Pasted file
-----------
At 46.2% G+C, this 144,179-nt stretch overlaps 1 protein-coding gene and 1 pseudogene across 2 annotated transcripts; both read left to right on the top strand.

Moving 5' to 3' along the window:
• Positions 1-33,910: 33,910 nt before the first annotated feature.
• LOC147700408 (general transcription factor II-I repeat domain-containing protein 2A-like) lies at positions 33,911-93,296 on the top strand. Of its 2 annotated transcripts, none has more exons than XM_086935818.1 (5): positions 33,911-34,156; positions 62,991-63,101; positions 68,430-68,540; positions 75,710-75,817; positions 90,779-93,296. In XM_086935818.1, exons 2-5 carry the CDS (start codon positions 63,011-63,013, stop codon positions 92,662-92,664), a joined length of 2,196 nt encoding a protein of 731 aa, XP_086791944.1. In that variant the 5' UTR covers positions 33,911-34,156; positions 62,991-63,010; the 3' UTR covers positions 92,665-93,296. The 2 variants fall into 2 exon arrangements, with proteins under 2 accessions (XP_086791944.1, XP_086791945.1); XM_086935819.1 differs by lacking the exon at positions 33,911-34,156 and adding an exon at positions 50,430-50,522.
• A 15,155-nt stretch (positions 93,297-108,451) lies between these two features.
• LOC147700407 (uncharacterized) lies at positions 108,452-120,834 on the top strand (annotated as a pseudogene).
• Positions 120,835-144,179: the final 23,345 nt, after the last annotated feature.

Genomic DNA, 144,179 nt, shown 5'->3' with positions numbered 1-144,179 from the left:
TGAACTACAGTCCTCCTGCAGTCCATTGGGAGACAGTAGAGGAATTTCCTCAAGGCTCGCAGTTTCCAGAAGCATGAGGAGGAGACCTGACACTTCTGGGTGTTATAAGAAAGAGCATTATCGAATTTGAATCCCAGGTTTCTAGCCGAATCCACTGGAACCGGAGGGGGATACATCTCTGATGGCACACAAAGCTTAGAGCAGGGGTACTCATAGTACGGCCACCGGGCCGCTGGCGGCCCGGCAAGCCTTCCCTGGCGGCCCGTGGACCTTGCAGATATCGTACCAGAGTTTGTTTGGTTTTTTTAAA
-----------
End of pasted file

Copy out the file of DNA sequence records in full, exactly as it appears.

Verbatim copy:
At 46.2% G+C, this 144,179-nt stretch overlaps 1 protein-coding gene and 1 pseudogene across 2 annotated transcripts; both read left to right on the top strand.

Moving 5' to 3' along the window:
• Positions 1-33,910: 33,910 nt before the first annotated feature.
• LOC147700408 (general transcription factor II-I repeat domain-containing protein 2A-like) lies at positions 33,911-93,296 on the top strand. Of its 2 annotated transcripts, none has more exons than XM_086935818.1 (5): positions 33,911-34,156; positions 62,991-63,101; positions 68,430-68,540; positions 75,710-75,817; positions 90,779-93,296. In XM_086935818.1, exons 2-5 carry the CDS (start codon positions 63,011-63,013, stop codon positions 92,662-92,664), a joined length of 2,196 nt encoding a protein of 731 aa, XP_086791944.1. In that variant the 5' UTR covers positions 33,911-34,156; positions 62,991-63,010; the 3' UTR covers positions 92,665-93,296. The 2 variants fall into 2 exon arrangements, with proteins under 2 accessions (XP_086791944.1, XP_086791945.1); XM_086935819.1 differs by lacking the exon at positions 33,911-34,156 and adding an exon at positions 50,430-50,522.
• A 15,155-nt stretch (positions 93,297-108,451) lies between these two features.
• LOC147700407 (uncharacterized) lies at positions 108,452-120,834 on the top strand (annotated as a pseudogene).
• Positions 120,835-144,179: the final 23,345 nt, after the last annotated feature.

Genomic DNA, 144,179 nt, shown 5'->3' with positions numbered 1-144,179 from the left:
TGAACTACAGTCCTCCTGCAGTCCATTGGGAGACAGTAGAGGAATTTCCTCAAGGCTCGCAGTTTCCAGAAGCATGAGGAGGAGACCTGACACTTCTGGGTGTTATAAGAAAGAGCATTATCGAATTTGAATCCCAGGTTTCTAGCCGAATCCACTGGAACCGGAGGGGGATACATCTCTGATGGCACACAAAGCTTAGAGCAGGGGTACTCATAGTACGGCCACCGGGCCGCTGGCGGCCCGGCAAGCCTTCCCTGGCGGCCCGTGGACCTTGCAGATATCGTACCAGAGTTTGTTTGGTTTTTTTAAA